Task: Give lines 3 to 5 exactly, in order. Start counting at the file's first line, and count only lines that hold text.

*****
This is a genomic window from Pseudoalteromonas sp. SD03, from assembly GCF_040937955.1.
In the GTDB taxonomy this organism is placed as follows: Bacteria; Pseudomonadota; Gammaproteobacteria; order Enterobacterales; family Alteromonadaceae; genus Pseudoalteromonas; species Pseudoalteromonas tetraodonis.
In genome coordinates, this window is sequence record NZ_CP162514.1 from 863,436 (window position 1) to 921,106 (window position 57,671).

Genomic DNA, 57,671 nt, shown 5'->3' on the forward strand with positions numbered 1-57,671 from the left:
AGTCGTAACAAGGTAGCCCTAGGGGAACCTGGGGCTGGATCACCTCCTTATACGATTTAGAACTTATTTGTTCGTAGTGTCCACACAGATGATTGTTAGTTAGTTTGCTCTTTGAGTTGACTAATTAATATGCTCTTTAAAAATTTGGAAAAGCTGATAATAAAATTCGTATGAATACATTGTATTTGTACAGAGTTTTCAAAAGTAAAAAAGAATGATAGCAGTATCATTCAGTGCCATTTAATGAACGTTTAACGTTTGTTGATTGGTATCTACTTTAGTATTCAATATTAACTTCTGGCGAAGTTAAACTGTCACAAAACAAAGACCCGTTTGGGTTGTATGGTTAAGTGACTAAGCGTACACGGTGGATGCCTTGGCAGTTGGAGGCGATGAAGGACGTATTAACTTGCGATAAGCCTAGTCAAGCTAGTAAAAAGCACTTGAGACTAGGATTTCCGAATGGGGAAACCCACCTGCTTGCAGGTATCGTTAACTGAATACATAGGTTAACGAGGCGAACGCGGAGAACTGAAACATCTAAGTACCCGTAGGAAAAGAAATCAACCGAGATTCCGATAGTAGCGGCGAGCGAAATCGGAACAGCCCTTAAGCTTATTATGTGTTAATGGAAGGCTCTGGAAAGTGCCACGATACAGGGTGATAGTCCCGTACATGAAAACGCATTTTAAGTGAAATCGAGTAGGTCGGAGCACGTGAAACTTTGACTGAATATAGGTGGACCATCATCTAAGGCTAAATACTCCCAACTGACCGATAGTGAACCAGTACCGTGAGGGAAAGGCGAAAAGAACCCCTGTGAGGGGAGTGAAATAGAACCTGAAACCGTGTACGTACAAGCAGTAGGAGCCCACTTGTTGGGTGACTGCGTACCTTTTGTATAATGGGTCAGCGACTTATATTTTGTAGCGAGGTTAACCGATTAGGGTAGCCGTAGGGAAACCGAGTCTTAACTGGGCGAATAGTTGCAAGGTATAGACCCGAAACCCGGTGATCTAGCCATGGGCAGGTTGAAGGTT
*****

In genome coordinates, this window is sequence record NZ_CP162514.1 from 863,436 (window position 1) to 921,106 (window position 57,671).

Genomic DNA, 57,671 nt, shown 5'->3' on the forward strand with positions numbered 1-57,671 from the left:
AGTCGTAACAAGGTAGCCCTAGGGGAACCTGGGGCTGGATCACCTCCTTATACGATTTAGAACTTATTTGTTCGTAGTGTCCACACAGATGATTGTTAGTTAGTTTGCTCTTTGAGTTGACTAATTAATATGCTCTTTAAAAATTTGGAAAAGCTGATAATAAAATTCGTATGAATACATTGTATTTGTACAGAGTTTTCAAAAGTAAAAAAGAATGATAGCAGTATCATTCAGTGCCATTTAATGAACGTTTAACGTTTGTTGATTGGTATCTACTTTAGTATTCAATATTAACTTCTGGCGAAGTTAAACTGTCACAAAACAAAGACCCGTTTGGGTTGTATGGTTAAGTGACTAAGCGTACACGGTGGATGCCTTGGCAGTTGGAGGCGATGAAGGACGTATTAACTTGCGATAAGCCTAGTCAAGCTAGTAAAAAGCACTTGAGACTAGGATTTCCGAATGGGGAAACCCACCTGCTTGCAGGTATCGTTAACTGAATACATAGGTTAACGAGGCGAACGCGGAGAACTGAAACATCTAAGTACCCGTAGGAAAAGAAATCAACCGAGATTCCGATAGTAGCGGCGAGCGAAATCGGAACAGCCCTTAAGCTTATTATGTGTTAATGGAAGGCTCTGGAAAGTGCCACGATACAGGGTGATAGTCCCGTACATGAAAACGCATTTTAAGTGAAATCGAGTAGGTCGGAGCACGTGAAACTTTGACTGAATATAGGTGGACCATCATCTAAGGCTAAATACTCCCAACTGACCGATAGTGAACCAGTACCGTGAGGGAAAGGCGAAAAGAACCCCTGTGAGGGGAGTGAAATAGAACCTGAAACCGTGTACGTACAAGCAGTAGGAGCCCACTTGTTGGGTGACTGCGTACCTTTTGTATAATGGGTCAGCGACTTATATTTTGTAGCGAGGTTAACCGATTAGGGTAGCCGTAGGGAAACCGAGTCTTAACTGGGCGAATAGTTGCAAGGTATAGACCCGAAACCCGGTGATCTAGCCATGGGCAGGTTGAAGGTT